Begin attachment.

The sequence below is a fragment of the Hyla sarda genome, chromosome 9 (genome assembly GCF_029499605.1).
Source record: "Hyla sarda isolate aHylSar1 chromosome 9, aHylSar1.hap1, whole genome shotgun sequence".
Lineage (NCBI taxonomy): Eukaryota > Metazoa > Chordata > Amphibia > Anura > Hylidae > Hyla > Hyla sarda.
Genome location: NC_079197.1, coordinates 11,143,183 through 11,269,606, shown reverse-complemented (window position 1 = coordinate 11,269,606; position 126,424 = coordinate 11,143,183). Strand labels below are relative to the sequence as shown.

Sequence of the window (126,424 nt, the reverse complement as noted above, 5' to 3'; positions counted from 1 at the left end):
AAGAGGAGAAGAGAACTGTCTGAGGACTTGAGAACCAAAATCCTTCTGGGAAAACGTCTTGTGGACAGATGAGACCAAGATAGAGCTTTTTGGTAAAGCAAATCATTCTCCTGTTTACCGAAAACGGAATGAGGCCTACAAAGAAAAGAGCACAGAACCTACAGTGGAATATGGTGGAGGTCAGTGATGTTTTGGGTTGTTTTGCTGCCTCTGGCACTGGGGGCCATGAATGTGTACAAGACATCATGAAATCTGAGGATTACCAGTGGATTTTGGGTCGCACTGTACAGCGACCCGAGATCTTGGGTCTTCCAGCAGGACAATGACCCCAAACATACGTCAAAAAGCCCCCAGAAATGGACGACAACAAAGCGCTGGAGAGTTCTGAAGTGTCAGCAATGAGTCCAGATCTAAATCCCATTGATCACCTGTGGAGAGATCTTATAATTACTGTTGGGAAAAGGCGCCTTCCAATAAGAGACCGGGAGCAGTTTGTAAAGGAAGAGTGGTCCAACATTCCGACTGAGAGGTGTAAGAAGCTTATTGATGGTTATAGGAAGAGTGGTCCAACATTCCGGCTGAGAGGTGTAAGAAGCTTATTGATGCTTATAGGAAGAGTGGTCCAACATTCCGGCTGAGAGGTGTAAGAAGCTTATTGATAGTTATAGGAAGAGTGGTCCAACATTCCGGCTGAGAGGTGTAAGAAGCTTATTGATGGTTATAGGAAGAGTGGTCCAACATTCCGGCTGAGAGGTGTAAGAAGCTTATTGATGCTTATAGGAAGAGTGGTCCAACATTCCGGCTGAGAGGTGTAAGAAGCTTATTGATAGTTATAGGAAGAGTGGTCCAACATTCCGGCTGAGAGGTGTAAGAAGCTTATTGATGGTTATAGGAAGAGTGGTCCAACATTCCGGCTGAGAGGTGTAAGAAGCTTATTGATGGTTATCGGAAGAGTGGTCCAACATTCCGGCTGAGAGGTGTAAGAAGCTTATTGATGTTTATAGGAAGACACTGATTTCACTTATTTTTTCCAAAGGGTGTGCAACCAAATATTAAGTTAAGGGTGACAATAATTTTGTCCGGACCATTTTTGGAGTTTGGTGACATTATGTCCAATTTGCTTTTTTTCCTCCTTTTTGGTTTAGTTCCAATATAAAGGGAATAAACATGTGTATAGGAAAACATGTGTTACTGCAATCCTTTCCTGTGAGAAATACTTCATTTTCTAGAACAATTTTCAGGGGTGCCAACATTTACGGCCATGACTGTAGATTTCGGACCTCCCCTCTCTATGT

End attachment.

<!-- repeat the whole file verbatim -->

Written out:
The sequence below is a fragment of the Hyla sarda genome, chromosome 9 (genome assembly GCF_029499605.1).
Source record: "Hyla sarda isolate aHylSar1 chromosome 9, aHylSar1.hap1, whole genome shotgun sequence".
Lineage (NCBI taxonomy): Eukaryota > Metazoa > Chordata > Amphibia > Anura > Hylidae > Hyla > Hyla sarda.
Genome location: NC_079197.1, coordinates 11,143,183 through 11,269,606, shown reverse-complemented (window position 1 = coordinate 11,269,606; position 126,424 = coordinate 11,143,183). Strand labels below are relative to the sequence as shown.

Sequence of the window (126,424 nt, the reverse complement as noted above, 5' to 3'; positions counted from 1 at the left end):
AAGAGGAGAAGAGAACTGTCTGAGGACTTGAGAACCAAAATCCTTCTGGGAAAACGTCTTGTGGACAGATGAGACCAAGATAGAGCTTTTTGGTAAAGCAAATCATTCTCCTGTTTACCGAAAACGGAATGAGGCCTACAAAGAAAAGAGCACAGAACCTACAGTGGAATATGGTGGAGGTCAGTGATGTTTTGGGTTGTTTTGCTGCCTCTGGCACTGGGGGCCATGAATGTGTACAAGACATCATGAAATCTGAGGATTACCAGTGGATTTTGGGTCGCACTGTACAGCGACCCGAGATCTTGGGTCTTCCAGCAGGACAATGACCCCAAACATACGTCAAAAAGCCCCCAGAAATGGACGACAACAAAGCGCTGGAGAGTTCTGAAGTGTCAGCAATGAGTCCAGATCTAAATCCCATTGATCACCTGTGGAGAGATCTTATAATTACTGTTGGGAAAAGGCGCCTTCCAATAAGAGACCGGGAGCAGTTTGTAAAGGAAGAGTGGTCCAACATTCCGACTGAGAGGTGTAAGAAGCTTATTGATGGTTATAGGAAGAGTGGTCCAACATTCCGGCTGAGAGGTGTAAGAAGCTTATTGATGCTTATAGGAAGAGTGGTCCAACATTCCGGCTGAGAGGTGTAAGAAGCTTATTGATAGTTATAGGAAGAGTGGTCCAACATTCCGGCTGAGAGGTGTAAGAAGCTTATTGATGGTTATAGGAAGAGTGGTCCAACATTCCGGCTGAGAGGTGTAAGAAGCTTATTGATGCTTATAGGAAGAGTGGTCCAACATTCCGGCTGAGAGGTGTAAGAAGCTTATTGATAGTTATAGGAAGAGTGGTCCAACATTCCGGCTGAGAGGTGTAAGAAGCTTATTGATGGTTATAGGAAGAGTGGTCCAACATTCCGGCTGAGAGGTGTAAGAAGCTTATTGATGGTTATCGGAAGAGTGGTCCAACATTCCGGCTGAGAGGTGTAAGAAGCTTATTGATGTTTATAGGAAGACACTGATTTCACTTATTTTTTCCAAAGGGTGTGCAACCAAATATTAAGTTAAGGGTGACAATAATTTTGTCCGGACCATTTTTGGAGTTTGGTGACATTATGTCCAATTTGCTTTTTTTCCTCCTTTTTGGTTTAGTTCCAATATAAAGGGAATAAACATGTGTATAGGAAAACATGTGTTACTGCAATCCTTTCCTGTGAGAAATACTTCATTTTCTAGAACAATTTTCAGGGGTGCCAACATTTACGGCCATGACTGTAGATTTCGGACCTCCCCTCTCTATGT